JBS: It’s back to that false binary of love versus criticism, and as criticism as something negative when it’s really just the act of thinking critically.

BK: Love and criticism aren’t separate things. I think everyone should be able to do what they love. It’s a tragedy that they’re not able to, and the rhetoric of “do what you love” prevents it from becoming a reality for everyone.

JBS: Who do you want to be a part of the discussions you’re holding, and how are they getting involved? And, how will the conversations taking place carry on beyond the structure of the meetings?

AH: We want as diverse an array of people as possible to attend, since there will be no truly constructive discussion without a mixture of opinions, perspectives, and privilege. Right now, we’re relying on our social networks to spread the word, in addition to individually inviting particular people who we think would act as great catalysts for discussion. While we’d prefer if people were to come to each meeting, the conversations also each stand alone, allowing for an accessible, drop-in model.

Right now, there is no intended outcome of this other than the discussions themselves. But, we’re looking to start recording them in order to create a set of source materials, which could be utilized as audio files, or as content for use in a design project like a publication or poster series.

BK: Each discussion is focused on a small selection of opposing or complementary texts that target a related set of issues. Broadly, it’s based on the idea of trying to get at the boundaries of design discourse, the kinds of things that are unacceptable, for various reasons, to talk about in the workplace, at parties, or even in most classroom settings. We’re interested in issues that are common to the creative industry as a whole, not just specific workplaces.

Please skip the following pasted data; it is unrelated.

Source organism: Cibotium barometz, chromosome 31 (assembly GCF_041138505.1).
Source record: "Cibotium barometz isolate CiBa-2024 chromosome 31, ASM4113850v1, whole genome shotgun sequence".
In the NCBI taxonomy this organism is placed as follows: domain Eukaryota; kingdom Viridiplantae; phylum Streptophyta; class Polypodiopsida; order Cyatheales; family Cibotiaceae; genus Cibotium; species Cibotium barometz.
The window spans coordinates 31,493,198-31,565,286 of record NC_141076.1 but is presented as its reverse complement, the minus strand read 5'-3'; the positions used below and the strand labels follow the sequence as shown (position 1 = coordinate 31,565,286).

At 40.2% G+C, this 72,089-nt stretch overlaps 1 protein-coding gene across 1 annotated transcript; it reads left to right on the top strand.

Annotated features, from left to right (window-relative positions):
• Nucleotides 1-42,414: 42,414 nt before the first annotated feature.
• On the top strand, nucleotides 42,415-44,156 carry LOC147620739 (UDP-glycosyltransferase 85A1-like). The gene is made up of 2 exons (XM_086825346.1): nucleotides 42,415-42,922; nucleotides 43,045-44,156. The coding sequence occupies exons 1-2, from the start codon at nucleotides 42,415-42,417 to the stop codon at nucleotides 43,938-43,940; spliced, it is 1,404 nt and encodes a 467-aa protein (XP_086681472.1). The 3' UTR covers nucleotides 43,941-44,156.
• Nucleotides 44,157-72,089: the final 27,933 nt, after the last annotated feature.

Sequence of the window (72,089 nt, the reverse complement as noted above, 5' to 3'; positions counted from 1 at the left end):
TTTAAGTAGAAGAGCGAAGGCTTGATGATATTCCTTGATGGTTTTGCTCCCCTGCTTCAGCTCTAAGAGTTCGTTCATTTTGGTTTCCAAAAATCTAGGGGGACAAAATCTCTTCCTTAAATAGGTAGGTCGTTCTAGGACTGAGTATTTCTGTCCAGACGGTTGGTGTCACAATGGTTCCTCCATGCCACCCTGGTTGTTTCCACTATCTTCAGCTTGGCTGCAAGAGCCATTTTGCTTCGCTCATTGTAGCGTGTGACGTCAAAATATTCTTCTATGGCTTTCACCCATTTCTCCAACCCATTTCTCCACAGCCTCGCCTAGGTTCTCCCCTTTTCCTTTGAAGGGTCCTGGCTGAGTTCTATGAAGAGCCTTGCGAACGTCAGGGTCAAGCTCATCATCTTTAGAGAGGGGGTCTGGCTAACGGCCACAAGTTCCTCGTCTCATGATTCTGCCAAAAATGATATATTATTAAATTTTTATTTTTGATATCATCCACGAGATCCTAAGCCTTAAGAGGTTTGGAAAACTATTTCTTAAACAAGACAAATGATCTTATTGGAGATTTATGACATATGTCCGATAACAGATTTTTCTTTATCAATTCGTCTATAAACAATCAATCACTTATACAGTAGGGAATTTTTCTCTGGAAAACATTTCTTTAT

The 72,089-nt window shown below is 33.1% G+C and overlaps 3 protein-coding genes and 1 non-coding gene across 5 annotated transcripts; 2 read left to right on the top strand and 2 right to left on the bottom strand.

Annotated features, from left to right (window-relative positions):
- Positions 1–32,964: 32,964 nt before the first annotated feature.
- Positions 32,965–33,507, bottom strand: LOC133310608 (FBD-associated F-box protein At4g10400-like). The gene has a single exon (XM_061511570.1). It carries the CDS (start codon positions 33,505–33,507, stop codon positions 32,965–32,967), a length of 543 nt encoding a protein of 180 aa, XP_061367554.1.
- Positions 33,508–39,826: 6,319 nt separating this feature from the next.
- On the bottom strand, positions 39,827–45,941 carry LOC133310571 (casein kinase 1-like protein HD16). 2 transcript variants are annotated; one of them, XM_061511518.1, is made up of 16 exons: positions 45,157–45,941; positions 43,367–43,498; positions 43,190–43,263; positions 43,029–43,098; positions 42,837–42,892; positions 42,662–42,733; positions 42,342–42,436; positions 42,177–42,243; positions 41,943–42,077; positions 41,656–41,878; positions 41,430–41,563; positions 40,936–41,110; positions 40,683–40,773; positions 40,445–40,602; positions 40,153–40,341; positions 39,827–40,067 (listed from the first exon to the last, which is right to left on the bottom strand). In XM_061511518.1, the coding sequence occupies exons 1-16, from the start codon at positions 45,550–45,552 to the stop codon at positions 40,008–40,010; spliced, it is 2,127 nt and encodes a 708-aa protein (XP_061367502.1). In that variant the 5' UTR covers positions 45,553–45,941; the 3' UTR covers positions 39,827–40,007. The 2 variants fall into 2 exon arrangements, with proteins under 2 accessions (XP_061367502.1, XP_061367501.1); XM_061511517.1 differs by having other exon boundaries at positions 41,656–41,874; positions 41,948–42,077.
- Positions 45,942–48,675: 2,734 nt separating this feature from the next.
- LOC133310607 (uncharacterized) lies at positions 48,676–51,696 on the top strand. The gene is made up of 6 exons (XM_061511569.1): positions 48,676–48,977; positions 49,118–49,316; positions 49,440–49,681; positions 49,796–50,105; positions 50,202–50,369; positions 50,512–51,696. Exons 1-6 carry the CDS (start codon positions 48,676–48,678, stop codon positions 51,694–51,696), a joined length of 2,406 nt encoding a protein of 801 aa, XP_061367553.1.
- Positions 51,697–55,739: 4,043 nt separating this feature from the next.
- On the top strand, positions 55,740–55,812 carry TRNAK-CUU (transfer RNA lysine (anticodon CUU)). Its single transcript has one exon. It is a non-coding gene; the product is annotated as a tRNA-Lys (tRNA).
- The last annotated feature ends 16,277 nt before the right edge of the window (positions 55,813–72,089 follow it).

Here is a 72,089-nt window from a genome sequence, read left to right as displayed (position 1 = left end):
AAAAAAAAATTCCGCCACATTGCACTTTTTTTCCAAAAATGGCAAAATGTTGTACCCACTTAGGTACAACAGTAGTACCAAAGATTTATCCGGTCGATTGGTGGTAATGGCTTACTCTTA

The first discussion questioned whether designers and advertisers are able to act ethically through their work: what is the relationship between the design for business and the design for good? Might aspirations for design to act as a social force be self-undermining? The next discussion will build off of that conver-sation and take a look back to early modernism to consider how history repeats similar patterns, and takes stock of how the grand aspirations of modernist design have played out. The third discussion shifts gears a bit to interrogate the relationship between corporate identity, corporate personhood, and the obligation to brand oneself as an enterprise of one. Future discussions will address the way TED talks have transformed the ways ideas are expected to be presented, further explore the charged politics of the “do what you love” rhetoric, and dive into the pros and cons of contract freelance labor.

JBS: What are you hoping will arise from Confrontations, as it continues? How are you defining the success of the debates you’re trying to engender?

AH: A successful series would be one that allows people to openly discuss their ideas and ideals in a space that invites productive creativity, and that these discussions help people better understand their individual practices more deeply on both personal and structural levels. There are topics that each session will approach, but really, all I want to happen out of it is that there’s spirited discussion in general. That is incredibly important. I would really like a lot of the people who disagree with the things that Ben and I have to say to show up. Because of all of the nuances of these issues, and because everyone has a different experience, it’s going to be exciting just to be in a place where criticality is understood as a productive asset and not as a hateful force.